Nineteen House Republicans vote against Kevin McCarthy for speaker on first ballot
For the first time since 1923, no candidate for House Speaker won a majority in the chamber’s first vote.
Nineteen Republicans voted against Rep. Kevin McCarthy (R-Calif.) giving him only 203 votes for Speaker. Comparatively, Democratic Leader Rep. Hakeem Jeffries (D-NY) got 212 votes from Democratic representatives. However, since neither McCarthy nor Jeffries received a majority of votes from the 435-seat House, a second ballot will have to be conducted.
McCarthy served as the House Minority Leader and is presumed to be the most likely candidate to become Speaker since Republicans now control the chamber.
However, McCarthy has so far been unable to win over far-right candidates who oppose his speakership. Ten Republican representatives voted instead in favor of Rep. Andy Biggs (Ariz.), six voted in favor of Rep. Jim Jordan (Ohio), one voted for Rep. Jim Banks (Ind.), one voted for Rep. Chip Roy (Texas), and one voted for Rep. Lee Zeldin (N.Y.) even though Zeldin is no longer a Congress member.
It’s entirely likely that McCarthy will still end up as the House speaker. In fact, he has already moved into the speaker’s office. However, to win over the far-right holdouts, he’ll likely need to make concessions to far-right GOP representatives like Reps. Matt Gaetz (Fla.), Paul Gosar (Ariz.), Lauren Boebert (Colo.), and others who will want him to pursue far-right demands.
On Monday, an influential conservative organization called The Club for Growth issued a list of demands for the new speaker.
While it didn’t mention McCarthy by name, the group said that GOP representatives should not support any candidate for speaker unless the candidate agrees to pursue a constitutional amendment limiting House members to three terms and Senate members to two. The group also wanted the next speaker to guarantee that all party members to be able to bring their legislative amendments to a floor vote and to guarantee that all Republican Super political action committees (Super PACs) won’t campaign against a Republican incumbent.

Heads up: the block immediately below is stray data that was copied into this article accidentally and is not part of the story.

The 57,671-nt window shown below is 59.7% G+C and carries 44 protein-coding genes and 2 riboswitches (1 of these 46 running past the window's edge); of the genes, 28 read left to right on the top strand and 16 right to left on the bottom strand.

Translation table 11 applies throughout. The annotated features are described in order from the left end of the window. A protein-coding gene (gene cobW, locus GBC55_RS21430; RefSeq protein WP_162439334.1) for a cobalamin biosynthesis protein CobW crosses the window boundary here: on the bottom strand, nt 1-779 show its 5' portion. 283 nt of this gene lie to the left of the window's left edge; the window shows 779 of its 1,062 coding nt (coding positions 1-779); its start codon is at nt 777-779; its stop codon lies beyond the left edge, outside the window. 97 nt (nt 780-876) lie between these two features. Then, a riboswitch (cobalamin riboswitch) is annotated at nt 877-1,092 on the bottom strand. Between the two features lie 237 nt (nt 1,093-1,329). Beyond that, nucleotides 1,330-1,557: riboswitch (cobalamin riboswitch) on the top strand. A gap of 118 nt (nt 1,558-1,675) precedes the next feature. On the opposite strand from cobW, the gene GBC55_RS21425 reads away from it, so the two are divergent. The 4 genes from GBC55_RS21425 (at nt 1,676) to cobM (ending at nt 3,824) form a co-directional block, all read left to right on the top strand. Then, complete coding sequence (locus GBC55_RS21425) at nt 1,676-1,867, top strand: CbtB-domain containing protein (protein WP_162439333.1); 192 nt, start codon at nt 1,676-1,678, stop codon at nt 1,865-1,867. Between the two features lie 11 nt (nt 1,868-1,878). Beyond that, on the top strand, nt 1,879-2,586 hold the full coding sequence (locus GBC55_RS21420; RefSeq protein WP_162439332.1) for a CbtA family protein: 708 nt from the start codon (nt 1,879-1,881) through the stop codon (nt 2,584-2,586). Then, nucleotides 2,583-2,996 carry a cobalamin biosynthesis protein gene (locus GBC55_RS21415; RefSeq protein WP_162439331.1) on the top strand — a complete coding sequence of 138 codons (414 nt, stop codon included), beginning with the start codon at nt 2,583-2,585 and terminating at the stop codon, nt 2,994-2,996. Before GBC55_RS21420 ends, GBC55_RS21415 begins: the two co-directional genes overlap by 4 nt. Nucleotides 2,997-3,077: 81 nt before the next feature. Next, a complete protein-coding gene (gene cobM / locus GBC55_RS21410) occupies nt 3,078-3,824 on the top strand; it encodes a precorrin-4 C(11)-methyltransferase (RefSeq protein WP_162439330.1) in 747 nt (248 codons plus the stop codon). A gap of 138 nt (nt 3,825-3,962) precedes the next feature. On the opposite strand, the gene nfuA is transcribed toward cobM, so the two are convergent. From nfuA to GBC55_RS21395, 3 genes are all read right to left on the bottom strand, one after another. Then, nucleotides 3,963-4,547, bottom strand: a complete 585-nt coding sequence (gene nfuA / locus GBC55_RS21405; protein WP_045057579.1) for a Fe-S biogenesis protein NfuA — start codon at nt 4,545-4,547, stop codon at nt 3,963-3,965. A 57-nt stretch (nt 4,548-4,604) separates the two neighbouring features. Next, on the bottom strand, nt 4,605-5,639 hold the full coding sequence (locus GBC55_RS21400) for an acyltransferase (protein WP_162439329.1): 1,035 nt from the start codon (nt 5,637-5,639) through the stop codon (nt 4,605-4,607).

On Sunday, McCarthy said he would agree to various new rules meant to win over his far-right colleagues. These rules include a way for them to easily vote him out of the Speaker seat and a promise to ensure that key House committees will “more closely reflect the ideological makeup of our conference” — a line which possibly means ensuring greater representation for far-fight hardliners.
“I think what he’s trying to do is the bare minimum that he needs to try and get to where he can get the votes. And that’s not indicative of somebody that really wants to embrace new ideas, reject the status quo and unify all members in the conference,” Rep. Scott Perry (R-Pa.) said, according to The Hill.
Subsequent votes for the House Speaker will happen imminently.
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